The objects of this invention are accomplished by an essentially two-step, or two-stage, treatment process. It is immaterial within the scope of the present novel invention which of the two treatment steps, to be discussed hereinafter, is employed first. The results obtained indicate that the amount of oil recovered from a subterranean formation is not affected by employing the treating steps in any particular sequence. The treatment steps of our novel invention consist essentially of (1) injecting into an input well a slug of surfactant in oil or water and (2) also injecting into the input well a slug of surfactant in water which has been thickened by an organic water thickening agent. Water which has been thickened by the addition thereto of an organic water thickening agent is referred to as viscous water. In the treatment step involving the injection of a slug of surfactant in oil or water, the use of water or oil is simply a matter of choice, since the results obtained, as will be shown hereafter, in each instance are comparable.

The amount of oil recovered when employing the novel two-step treatment process is markedly improved over the results obtained when any other system is employed. Oil yield, expressed as percent pore volume (percent PV), -was substantially increased by the present invention over the oil yield obtained when the following treatments were employed: (1) single treatment employing surfactant in water, (2) single treatment employing surfactant in oil, (3) double treatment employing surfactant in water, (4) double treatment employing surfactant in oil, (5) single treatment employing surfactant in viscous water and (6) double treatment employing surfactant in viscous water. The data substantiating the improved results obtained when employing the novel two-step treatment process as compared with the treatments enumerated above, will be presented hereafter.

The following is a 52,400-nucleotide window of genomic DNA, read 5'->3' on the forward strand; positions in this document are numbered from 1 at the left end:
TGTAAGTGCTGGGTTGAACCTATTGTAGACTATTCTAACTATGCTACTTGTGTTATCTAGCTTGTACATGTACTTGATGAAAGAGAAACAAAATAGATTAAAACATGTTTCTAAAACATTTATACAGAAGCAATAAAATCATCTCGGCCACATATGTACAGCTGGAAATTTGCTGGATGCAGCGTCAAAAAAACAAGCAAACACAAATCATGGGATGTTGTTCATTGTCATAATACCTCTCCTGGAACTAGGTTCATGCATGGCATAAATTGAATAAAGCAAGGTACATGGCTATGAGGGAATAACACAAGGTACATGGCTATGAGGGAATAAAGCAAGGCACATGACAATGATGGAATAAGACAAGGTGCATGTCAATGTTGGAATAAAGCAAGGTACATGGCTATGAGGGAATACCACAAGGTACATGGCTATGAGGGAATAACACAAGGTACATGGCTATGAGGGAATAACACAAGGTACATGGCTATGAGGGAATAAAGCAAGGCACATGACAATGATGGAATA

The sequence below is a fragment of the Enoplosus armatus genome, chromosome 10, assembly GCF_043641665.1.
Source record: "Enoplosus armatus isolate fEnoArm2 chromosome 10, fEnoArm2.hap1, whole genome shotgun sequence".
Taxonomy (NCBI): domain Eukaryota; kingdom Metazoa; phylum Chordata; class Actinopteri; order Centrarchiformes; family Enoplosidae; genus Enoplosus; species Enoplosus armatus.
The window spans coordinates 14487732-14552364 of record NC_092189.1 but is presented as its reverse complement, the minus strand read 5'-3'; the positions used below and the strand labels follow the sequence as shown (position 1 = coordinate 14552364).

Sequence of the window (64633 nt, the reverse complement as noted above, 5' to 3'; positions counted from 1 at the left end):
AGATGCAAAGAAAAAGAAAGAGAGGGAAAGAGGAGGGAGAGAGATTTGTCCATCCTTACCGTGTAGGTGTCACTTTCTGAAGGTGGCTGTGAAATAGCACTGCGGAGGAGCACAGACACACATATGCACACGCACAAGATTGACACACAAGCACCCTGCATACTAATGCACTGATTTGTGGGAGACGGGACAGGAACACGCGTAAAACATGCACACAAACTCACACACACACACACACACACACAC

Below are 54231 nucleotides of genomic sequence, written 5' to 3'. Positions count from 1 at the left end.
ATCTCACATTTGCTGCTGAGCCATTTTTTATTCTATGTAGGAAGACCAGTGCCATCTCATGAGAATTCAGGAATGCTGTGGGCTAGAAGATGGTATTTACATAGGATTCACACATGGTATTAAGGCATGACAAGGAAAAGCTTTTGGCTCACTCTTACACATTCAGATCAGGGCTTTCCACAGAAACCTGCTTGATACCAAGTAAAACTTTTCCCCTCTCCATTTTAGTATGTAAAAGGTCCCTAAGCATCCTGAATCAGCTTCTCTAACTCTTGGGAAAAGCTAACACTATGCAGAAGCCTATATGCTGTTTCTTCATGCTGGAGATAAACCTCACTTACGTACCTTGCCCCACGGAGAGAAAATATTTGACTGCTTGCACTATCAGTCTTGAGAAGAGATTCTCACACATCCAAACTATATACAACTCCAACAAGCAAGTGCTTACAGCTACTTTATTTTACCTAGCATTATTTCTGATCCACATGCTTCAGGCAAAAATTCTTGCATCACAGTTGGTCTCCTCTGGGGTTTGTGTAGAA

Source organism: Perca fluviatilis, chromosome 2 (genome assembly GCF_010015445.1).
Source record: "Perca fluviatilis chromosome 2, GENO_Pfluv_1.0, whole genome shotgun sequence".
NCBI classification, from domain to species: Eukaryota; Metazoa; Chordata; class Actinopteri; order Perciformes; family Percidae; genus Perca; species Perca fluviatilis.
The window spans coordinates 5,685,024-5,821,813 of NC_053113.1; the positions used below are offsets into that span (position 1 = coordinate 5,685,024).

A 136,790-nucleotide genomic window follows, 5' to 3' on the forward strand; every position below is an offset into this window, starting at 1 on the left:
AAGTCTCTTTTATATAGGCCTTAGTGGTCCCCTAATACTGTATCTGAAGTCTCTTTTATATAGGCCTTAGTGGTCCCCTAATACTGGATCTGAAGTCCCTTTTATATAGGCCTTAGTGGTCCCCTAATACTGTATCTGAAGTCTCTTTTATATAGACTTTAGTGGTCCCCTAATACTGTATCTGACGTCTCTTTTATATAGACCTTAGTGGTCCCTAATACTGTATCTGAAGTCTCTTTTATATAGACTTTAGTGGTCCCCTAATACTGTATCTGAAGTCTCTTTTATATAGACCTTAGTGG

Any efficient organic water thickening agent may be employed in accordance with this invention. An etficient water thickening agent is one that, when added in an amount within an allowable concentration range, will produce the necessary increase in the viscosity of the waterflood,

Crude oils generally have a viscosity falling within the range of from about 5 to about 20 cps. although the viscosities of crudes have varied from those as low as about 1 to 2 cps. to those ranging up to 1,000 cps. Such high viscosity crudes are very uncommon, however, particularly at reservoir temperatures.

A wide variety of water soluble polymers may be used to increase the viscosity of the water. For example, polymers such as methyl cellulose, starch, guar gum, gum tragacanth, sodium alginate, and gum arabic may be employed. Illustrative of the many commercially available water thickening agents that are suitable for use in accordance with this invention are: carboxymethyl cellulose, known as Hercules CMC 70-S Medium; carboxyvinyl polymer, known as Goodrich Carbopol 934; polyvinyl alcohol, known as Elvanol 50 42; polyacrylamide, known as American 'Cyanamide Cyanamer P-26. Particularly preferred among the water thickening agents are carboxymethyl cellulose and polyvinyl alcohol.